B.C.’s winter weather outlook: It’s complicated

This year’s seasonal forecast produced by Environment Canada suggests most of B.C. will likely experience a warmer than average winter with near average precipitation.

But while this may be the case on average this winter, this doesn’t describe everything we’ll really experience.

This year the El Niño Southern Oscillation (ENSO) is in neutral, according to the NWS Climate Prediction Center.

That means it’s not going to be either an El Niño or La Niña winter. During these types of winters we can characterize the weather in B.C. as generally warm and dry or cold and wet, but in not in ENSO-neutral years.

It’s not going to be El Niño or La Niña winter. It’s going to be a La Nada winter — my sister’s joke. I can’t take credit.

ENSO-neutral winters are best characterized as being volatile, meaning the months are filled with bursts of both stormy weather and calmer periods.

Here’s why.

ENSO is the long-term climate pattern that is the most influential driving force behind our winter weather.

When ENSO takes a break, it clears the path for the many other lesser known climate patterns, such as, the Madden-Julian Oscillation, the Pacific North America Pattern and the Arctic Oscillation, to become the influencers.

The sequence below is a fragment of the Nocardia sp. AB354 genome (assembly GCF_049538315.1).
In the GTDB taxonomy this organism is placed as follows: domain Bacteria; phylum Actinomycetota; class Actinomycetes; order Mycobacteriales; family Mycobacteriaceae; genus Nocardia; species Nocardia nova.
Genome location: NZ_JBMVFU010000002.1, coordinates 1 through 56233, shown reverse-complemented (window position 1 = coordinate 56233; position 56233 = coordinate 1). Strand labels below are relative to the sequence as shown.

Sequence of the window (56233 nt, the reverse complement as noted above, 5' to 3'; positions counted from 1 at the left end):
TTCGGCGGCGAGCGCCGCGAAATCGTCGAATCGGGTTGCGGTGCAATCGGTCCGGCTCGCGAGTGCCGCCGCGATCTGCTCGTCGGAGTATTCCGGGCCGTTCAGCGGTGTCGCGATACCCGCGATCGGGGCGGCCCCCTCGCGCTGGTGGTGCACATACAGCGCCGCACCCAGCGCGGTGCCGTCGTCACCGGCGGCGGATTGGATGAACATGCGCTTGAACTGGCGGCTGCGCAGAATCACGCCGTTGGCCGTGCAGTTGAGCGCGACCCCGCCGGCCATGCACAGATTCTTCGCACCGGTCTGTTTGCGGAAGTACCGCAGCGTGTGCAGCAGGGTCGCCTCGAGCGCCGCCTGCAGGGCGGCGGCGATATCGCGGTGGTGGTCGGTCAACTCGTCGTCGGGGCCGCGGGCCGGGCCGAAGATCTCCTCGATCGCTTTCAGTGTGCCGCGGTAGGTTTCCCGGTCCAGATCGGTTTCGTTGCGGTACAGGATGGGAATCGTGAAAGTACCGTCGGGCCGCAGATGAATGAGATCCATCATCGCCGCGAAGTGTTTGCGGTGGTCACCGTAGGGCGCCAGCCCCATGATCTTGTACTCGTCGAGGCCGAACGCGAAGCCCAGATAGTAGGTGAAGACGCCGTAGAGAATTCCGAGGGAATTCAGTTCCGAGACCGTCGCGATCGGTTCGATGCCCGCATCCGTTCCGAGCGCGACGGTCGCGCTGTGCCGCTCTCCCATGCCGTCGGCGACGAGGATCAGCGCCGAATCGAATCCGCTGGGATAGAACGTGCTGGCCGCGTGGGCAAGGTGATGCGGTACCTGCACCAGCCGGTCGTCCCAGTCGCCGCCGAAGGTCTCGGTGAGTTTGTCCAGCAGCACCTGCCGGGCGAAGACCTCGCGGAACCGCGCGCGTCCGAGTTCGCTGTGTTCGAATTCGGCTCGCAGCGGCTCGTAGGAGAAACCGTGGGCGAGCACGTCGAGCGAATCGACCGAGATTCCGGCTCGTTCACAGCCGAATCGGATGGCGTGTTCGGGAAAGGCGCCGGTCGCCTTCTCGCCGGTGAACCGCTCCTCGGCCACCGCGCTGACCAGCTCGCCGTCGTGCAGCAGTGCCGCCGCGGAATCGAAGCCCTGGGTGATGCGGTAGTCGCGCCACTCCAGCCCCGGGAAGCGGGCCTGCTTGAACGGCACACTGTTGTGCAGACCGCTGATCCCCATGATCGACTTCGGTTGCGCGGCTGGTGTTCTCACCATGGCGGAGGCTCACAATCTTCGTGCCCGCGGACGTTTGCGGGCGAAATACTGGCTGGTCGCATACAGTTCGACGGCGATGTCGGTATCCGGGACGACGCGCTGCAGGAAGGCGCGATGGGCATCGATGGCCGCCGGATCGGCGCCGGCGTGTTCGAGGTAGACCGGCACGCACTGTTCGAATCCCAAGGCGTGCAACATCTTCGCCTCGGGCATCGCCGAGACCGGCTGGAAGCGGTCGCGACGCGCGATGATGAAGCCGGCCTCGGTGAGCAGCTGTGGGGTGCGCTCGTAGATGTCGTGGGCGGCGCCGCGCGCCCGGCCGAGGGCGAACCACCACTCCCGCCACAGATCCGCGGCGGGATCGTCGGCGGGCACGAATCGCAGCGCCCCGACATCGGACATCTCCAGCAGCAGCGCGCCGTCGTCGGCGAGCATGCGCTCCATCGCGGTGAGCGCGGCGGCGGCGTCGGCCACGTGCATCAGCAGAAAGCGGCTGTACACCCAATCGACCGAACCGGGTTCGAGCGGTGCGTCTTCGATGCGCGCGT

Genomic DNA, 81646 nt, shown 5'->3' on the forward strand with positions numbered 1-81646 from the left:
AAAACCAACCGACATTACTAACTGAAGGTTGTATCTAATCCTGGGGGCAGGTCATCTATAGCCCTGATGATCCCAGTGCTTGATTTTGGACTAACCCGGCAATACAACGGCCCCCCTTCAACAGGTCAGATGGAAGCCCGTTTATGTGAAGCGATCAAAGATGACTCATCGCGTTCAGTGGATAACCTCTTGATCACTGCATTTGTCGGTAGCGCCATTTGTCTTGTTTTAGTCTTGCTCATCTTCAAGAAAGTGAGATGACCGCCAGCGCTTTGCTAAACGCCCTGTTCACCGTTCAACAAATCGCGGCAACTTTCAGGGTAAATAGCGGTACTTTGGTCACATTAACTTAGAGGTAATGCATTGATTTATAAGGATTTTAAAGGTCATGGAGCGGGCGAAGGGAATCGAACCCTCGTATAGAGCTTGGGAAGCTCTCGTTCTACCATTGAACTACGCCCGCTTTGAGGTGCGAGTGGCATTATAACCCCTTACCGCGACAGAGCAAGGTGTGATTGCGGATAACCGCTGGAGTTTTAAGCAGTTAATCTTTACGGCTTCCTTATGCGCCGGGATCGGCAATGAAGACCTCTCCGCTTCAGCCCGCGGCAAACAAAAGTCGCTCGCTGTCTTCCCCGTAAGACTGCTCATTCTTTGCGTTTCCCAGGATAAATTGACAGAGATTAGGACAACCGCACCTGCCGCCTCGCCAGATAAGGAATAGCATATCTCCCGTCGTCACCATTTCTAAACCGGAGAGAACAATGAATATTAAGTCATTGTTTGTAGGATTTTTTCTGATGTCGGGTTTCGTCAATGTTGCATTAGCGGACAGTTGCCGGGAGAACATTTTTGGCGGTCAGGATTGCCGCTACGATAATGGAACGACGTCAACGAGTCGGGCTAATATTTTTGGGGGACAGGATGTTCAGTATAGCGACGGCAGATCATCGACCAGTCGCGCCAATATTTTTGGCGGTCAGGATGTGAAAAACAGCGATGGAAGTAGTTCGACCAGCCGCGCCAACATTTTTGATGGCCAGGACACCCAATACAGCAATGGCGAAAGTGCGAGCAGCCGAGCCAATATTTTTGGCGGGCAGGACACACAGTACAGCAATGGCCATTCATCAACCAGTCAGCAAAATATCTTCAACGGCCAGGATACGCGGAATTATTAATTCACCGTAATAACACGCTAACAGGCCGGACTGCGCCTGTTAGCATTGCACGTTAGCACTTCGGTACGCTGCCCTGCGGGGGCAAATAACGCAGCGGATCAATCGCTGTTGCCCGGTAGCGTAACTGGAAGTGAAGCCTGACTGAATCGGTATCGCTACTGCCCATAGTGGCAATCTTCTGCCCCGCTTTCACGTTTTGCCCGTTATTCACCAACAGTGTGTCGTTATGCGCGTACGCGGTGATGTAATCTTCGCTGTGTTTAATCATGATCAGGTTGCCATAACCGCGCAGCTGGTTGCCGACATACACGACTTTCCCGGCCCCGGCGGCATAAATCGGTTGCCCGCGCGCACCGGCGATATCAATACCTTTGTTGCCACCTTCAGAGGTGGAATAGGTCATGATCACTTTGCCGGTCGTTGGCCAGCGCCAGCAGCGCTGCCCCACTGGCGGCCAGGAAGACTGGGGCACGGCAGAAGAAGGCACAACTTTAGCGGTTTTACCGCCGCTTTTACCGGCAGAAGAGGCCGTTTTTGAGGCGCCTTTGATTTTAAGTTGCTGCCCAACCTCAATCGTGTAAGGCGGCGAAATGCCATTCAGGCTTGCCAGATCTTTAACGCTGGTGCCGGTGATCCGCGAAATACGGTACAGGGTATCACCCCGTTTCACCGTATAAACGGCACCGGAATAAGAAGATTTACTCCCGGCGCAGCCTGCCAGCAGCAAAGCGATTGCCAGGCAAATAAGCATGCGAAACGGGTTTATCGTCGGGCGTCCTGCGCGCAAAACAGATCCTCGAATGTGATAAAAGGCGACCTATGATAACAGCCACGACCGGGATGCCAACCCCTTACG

These other climate patterns are always there, but now they won’t be over shadowed.

The problem is that these are short-term climate patterns.

So rather than influencing the entire winter with one general pattern, the winter will instead be influenced in shorter spurts.

That means we’ll likely see large swings in both temperature and precipitation throughout the season.

Reminder: Climate and weather are different.

Check out the tweet below for some great analogies.

Looking back at our fall so far, which has also been ENSO-neutral, these bursts of weather opposites are apparent.

For example, we saw a ‘soaker’ of a week Oct. 15 to Oct. 21 followed by a record-breaking dry spell from Oct. 26 to Nov. 7.

Another interesting feature of an ENSO-neutral winter is that there tends to be an increased chance of strong wind events along the west coast.

However, it should be noted that the most recent damaging windstorms in the Lower Mainland, the Stanley Park windstorm of 2006, the Christmas windstorm of 2018 and the summer windstorm of 2015, did not occur during ENSO-neutral years.

So although we could see an increase in strong wind events, it doesn’t necessarily mean they will be incredibly dangerous.

And if you’re a skier, better get your boards waxed.

ENSO-neutral years tend to produce pretty good snow in the mountains with near average snowfall.

However, we are keeping a close eye on the 2019 Ocean Heat Wave or ‘Blob’ which redeveloped this year off the B.C. coast.

This can also have a huge impact on our winter weather, especially in the mountains.

During the 2014-15 season, we saw very little snow on the hills and almost nothing in Metro Vancouver.

Thankfully for skiers, it looks like this year’s ‘Blob’ is weakening. So if you haven’t put your snow tires on yet? You should soon.


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